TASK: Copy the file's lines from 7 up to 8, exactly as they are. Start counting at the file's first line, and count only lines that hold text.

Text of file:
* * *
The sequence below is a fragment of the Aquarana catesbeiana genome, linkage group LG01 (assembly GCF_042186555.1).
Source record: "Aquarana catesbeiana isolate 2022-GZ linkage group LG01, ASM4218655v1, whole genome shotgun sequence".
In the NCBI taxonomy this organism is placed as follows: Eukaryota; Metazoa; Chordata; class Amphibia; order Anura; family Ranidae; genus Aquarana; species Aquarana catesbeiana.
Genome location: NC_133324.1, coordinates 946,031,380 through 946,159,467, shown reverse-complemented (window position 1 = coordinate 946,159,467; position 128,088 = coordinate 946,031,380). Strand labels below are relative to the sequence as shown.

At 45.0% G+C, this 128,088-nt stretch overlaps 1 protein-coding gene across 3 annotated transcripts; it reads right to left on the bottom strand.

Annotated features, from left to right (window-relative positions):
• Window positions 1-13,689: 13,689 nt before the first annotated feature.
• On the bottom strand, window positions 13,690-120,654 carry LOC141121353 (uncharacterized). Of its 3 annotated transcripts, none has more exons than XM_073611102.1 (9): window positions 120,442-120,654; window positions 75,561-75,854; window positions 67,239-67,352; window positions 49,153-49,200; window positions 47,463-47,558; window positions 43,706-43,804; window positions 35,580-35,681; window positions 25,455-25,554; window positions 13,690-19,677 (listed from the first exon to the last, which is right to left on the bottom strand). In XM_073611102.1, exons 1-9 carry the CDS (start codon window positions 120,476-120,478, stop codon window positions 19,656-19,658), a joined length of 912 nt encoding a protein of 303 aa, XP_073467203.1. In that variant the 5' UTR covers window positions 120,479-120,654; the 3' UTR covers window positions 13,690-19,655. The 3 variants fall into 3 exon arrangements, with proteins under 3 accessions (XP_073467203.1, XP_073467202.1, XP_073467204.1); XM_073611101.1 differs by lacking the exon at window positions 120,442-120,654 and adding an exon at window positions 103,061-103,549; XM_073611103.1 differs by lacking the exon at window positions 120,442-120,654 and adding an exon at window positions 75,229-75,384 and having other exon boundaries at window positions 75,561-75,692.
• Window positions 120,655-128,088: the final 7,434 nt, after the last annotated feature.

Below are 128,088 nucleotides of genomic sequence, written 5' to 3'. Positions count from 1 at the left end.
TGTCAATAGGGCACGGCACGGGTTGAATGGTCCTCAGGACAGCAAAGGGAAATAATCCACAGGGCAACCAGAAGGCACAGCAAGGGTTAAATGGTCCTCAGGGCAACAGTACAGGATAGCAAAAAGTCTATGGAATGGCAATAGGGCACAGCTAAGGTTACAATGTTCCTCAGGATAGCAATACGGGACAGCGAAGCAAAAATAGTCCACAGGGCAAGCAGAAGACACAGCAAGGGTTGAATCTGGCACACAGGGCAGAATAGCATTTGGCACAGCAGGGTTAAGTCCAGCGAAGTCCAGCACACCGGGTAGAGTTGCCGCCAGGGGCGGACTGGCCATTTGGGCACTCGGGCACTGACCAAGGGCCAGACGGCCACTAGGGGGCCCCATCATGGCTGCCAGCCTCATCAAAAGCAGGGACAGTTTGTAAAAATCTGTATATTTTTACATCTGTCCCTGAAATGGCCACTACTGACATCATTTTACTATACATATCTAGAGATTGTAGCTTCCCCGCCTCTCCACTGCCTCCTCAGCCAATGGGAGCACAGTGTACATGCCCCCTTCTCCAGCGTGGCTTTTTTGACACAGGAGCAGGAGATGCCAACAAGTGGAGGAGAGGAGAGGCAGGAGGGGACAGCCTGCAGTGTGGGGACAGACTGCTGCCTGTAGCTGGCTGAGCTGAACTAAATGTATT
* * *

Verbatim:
• Window positions 1-13,689: 13,689 nt before the first annotated feature.
• On the bottom strand, window positions 13,690-120,654 carry LOC141121353 (uncharacterized). Of its 3 annotated transcripts, none has more exons than XM_073611102.1 (9): window positions 120,442-120,654; window positions 75,561-75,854; window positions 67,239-67,352; window positions 49,153-49,200; window positions 47,463-47,558; window positions 43,706-43,804; window positions 35,580-35,681; window positions 25,455-25,554; window positions 13,690-19,677 (listed from the first exon to the last, which is right to left on the bottom strand). In XM_073611102.1, exons 1-9 carry the CDS (start codon window positions 120,476-120,478, stop codon window positions 19,656-19,658), a joined length of 912 nt encoding a protein of 303 aa, XP_073467203.1. In that variant the 5' UTR covers window positions 120,479-120,654; the 3' UTR covers window positions 13,690-19,655. The 3 variants fall into 3 exon arrangements, with proteins under 3 accessions (XP_073467203.1, XP_073467202.1, XP_073467204.1); XM_073611101.1 differs by lacking the exon at window positions 120,442-120,654 and adding an exon at window positions 103,061-103,549; XM_073611103.1 differs by lacking the exon at window positions 120,442-120,654 and adding an exon at window positions 75,229-75,384 and having other exon boundaries at window positions 75,561-75,692.